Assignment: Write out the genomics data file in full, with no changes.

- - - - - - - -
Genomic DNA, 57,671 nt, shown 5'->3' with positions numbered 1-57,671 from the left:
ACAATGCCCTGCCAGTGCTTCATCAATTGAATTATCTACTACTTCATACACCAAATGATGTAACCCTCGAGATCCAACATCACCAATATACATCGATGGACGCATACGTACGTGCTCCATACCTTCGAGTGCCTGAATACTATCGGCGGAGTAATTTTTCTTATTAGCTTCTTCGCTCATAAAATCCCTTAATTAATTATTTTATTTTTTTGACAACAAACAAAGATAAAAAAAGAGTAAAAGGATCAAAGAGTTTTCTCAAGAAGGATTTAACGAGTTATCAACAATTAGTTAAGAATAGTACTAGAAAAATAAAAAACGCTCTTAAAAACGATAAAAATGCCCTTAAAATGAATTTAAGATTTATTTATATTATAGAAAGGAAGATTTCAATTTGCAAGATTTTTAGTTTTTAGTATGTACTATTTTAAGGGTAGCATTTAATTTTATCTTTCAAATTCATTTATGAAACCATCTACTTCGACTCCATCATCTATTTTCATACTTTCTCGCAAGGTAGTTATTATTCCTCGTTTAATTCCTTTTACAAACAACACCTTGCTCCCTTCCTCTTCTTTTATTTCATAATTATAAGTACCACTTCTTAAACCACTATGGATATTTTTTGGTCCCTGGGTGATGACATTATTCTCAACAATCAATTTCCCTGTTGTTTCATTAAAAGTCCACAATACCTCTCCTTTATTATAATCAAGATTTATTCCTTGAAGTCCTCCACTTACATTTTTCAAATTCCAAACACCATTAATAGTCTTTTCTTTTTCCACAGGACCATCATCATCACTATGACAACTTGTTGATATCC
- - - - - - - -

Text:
Genomic DNA, 57,671 nt, shown 5'->3' with positions numbered 1-57,671 from the left:
ACAATGCCCTGCCAGTGCTTCATCAATTGAATTATCTACTACTTCATACACCAAATGATGTAACCCTCGAGATCCAACATCACCAATATACATCGATGGACGCATACGTACGTGCTCCATACCTTCGAGTGCCTGAATACTATCGGCGGAGTAATTTTTCTTATTAGCTTCTTCGCTCATAAAATCCCTTAATTAATTATTTTATTTTTTTGACAACAAACAAAGATAAAAAAAGAGTAAAAGGATCAAAGAGTTTTCTCAAGAAGGATTTAACGAGTTATCAACAATTAGTTAAGAATAGTACTAGAAAAATAAAAAACGCTCTTAAAAACGATAAAAATGCCCTTAAAATGAATTTAAGATTTATTTATATTATAGAAAGGAAGATTTCAATTTGCAAGATTTTTAGTTTTTAGTATGTACTATTTTAAGGGTAGCATTTAATTTTATCTTTCAAATTCATTTATGAAACCATCTACTTCGACTCCATCATCTATTTTCATACTTTCTCGCAAGGTAGTTATTATTCCTCGTTTAATTCCTTTTACAAACAACACCTTGCTCCCTTCCTCTTCTTTTATTTCATAATTATAAGTACCACTTCTTAAACCACTATGGATATTTTTTGGTCCCTGGGTGATGACATTATTCTCAACAATCAATTTCCCTGTTGTTTCATTAAAAGTCCACAATACCTCTCCTTTATTATAATCAAGATTTATTCCTTGAAGTCCTCCACTTACATTTTTCAAATTCCAAACACCATTAATAGTCTTTTCTTTTTCCACAGGACCATCATCATCACTATGACAACTTGTTGATATCC